The Ottumwa Courier

Local News

June 8, 2011

City takes away OTA’s autonomy

Council agrees to immediate action

OTTUMWA — Rarely does it come about that the Ottumwa City Council immediately passes and adopts an amendment to a city ordinance.

Rarely does an ordinance change have such an immediate need as did Tuesday’s change to the city’s municipal code involving the Ottumwa Transit Authority. Citing a need to have a controlling structure in place, the city passed the first consideration of the ordinance amendment changing the management and control of the city’s transit program.

The council also approved waiving of the normal second and third readings. As such, the city will take over direct control, supervision, maintenance and operation of the transit system.

“It is absolutely mandatory that this be done as a condition to working with the state,” City Administrator Joel Helfenberger stated during the discussion of the agenda item on Tuesday. “They said this would be a ‘deal breaker’ if we do not do this.”

Helfenberger told the council on Tuesday that the action needed to be taken in a timely manner.

“We have a letter stating we need to be in compliance with the federal and state guidelines by no later then June 27 if we want to be in compliance,” Helfenberger added.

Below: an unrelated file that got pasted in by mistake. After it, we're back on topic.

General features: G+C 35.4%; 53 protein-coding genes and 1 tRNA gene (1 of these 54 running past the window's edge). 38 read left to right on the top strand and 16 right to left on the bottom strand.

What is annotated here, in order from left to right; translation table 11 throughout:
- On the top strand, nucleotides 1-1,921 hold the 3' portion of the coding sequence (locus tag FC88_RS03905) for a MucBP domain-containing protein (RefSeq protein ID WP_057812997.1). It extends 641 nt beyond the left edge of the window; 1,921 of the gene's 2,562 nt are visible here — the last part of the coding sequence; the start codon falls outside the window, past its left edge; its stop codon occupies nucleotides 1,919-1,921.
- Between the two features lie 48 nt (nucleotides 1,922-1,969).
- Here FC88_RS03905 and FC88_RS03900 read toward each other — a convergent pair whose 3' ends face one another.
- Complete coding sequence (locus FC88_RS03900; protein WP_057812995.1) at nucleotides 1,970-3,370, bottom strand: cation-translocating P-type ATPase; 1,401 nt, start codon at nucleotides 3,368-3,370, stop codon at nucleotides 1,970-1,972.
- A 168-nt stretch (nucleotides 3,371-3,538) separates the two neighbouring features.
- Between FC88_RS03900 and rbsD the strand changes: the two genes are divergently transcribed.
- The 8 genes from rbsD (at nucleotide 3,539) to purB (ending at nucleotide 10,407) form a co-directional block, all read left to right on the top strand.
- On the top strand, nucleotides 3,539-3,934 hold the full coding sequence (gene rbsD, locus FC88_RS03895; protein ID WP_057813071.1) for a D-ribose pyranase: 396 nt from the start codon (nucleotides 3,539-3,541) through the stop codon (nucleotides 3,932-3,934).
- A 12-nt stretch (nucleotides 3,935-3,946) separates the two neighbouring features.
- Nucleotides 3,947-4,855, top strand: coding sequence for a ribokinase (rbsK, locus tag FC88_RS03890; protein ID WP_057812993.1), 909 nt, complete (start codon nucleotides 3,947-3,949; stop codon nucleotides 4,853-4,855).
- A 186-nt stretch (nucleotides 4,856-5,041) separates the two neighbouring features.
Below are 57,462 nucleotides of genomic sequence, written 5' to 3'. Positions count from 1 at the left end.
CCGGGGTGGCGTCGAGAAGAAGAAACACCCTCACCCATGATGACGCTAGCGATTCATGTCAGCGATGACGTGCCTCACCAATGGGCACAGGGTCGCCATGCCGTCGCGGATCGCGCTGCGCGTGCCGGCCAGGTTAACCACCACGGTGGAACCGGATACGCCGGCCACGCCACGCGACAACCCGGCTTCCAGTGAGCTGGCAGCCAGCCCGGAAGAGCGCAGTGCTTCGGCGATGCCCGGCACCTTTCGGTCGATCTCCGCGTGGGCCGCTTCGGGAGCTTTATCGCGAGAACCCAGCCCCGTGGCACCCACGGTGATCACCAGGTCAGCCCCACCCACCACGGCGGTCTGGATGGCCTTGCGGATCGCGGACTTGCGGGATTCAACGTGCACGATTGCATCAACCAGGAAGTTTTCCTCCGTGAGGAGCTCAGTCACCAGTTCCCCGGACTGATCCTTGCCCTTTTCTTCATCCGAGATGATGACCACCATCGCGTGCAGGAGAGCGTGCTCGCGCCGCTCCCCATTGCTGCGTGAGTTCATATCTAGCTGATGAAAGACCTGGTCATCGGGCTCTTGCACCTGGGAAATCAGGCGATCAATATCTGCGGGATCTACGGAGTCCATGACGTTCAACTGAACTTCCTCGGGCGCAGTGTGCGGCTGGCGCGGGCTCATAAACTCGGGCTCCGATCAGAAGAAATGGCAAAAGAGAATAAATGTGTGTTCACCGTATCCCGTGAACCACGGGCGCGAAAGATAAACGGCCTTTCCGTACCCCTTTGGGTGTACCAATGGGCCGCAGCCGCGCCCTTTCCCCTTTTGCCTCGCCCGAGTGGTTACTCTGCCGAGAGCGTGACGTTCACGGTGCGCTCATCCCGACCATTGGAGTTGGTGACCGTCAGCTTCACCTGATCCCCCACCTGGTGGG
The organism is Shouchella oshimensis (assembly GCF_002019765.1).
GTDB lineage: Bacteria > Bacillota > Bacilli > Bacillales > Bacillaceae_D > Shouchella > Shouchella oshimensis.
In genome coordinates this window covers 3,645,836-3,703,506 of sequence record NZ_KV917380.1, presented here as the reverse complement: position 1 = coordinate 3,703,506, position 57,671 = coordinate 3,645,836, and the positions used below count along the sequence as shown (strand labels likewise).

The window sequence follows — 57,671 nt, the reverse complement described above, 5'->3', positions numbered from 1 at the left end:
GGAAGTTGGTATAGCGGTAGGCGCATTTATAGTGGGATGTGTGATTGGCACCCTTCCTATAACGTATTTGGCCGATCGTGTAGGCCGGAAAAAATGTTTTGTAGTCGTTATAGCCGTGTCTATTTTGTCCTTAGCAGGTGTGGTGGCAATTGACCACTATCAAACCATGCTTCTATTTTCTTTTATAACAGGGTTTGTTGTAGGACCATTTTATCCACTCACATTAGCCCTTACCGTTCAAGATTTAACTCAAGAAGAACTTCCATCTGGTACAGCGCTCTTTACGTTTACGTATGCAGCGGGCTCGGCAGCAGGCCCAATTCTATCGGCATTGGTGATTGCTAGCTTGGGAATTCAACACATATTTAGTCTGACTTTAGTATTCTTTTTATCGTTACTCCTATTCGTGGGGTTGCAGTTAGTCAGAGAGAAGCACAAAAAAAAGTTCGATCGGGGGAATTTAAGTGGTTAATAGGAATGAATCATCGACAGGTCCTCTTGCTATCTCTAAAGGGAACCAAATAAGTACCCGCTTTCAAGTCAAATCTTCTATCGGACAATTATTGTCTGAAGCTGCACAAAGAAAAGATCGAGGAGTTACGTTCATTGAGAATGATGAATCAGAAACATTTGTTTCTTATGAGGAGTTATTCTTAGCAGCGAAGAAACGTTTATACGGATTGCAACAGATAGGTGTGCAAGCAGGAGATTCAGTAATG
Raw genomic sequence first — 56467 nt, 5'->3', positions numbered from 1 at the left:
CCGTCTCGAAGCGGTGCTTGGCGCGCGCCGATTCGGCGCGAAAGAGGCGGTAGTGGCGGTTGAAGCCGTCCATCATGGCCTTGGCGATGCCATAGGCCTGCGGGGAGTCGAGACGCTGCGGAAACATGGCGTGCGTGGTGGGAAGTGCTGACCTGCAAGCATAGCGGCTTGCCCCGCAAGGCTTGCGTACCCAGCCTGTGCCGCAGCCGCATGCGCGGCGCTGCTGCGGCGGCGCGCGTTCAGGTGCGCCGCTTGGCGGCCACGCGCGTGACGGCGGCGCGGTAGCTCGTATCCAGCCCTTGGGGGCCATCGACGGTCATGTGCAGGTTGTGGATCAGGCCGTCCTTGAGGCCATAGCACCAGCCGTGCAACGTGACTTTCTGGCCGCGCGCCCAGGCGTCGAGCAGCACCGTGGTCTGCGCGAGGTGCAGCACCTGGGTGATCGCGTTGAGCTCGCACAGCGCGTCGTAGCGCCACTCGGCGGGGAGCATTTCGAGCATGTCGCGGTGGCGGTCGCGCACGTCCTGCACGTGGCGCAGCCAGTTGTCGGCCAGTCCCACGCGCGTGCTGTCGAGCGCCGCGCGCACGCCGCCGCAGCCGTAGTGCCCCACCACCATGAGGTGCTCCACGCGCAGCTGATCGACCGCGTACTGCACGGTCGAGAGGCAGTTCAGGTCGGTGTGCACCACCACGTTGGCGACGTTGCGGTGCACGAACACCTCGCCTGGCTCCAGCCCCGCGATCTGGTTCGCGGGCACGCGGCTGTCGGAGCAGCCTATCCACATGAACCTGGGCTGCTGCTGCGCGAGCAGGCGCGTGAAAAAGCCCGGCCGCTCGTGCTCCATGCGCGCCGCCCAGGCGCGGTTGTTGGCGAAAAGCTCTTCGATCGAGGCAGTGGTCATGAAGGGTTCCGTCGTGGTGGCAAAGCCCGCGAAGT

City attorney Joni Keith went through the guidelines of the changes that would be enacted with the unanimous approval of the ordinance that would be given by the council. The immediate changes would keep the basic structure of the transit program in place, but would make the Board of Transit Trustees an advisory board with input on management issues only, removing the board’s autonomy.

“The changes will remove the specific management and operation of that board to the city,” Caviness said. “They are pretty simple changes, but they will have profound results.”

Acting Ottumwa Transit Authority chairman Hanna Jo Kyhl told the City Council that the board of trustees only began to fully understand the seriousness of the situation facing the transit authority following the recent release of the state’s re-audit of OTA.

“These past few weeks have been very stressful on the board,” Kyhl said on Tuesday. “We have begun to tackle the difficult tasks that are ahead. I speak for the board when I say we are committed to providing the highest level of service available in strict compliance with the federal transit regulations.”

Kyhl stated that the board of trustees would comply with the council’s decision to take over control of the transit system.

“While our customers may find some changes to our service, we believe that we can find ways with the guidance of the Iowa Department of Transportation to provide many of the services in full compliance of the law.”

The decision approved by the council on Tuesday comes in the absence of an OTA director. Both acting director Pam Ward and operations manager Tom Jones were fired on Friday,  more than a week after a state audit alleged OTA inflated ridership numbers and changed employee time sheets in order to reduce pay.

The Iowa DOT had said it plans to not renew its contract with the OTA when it expires at the end of the month without significant changes. Without renewal, OTA would be cut off from federal funding.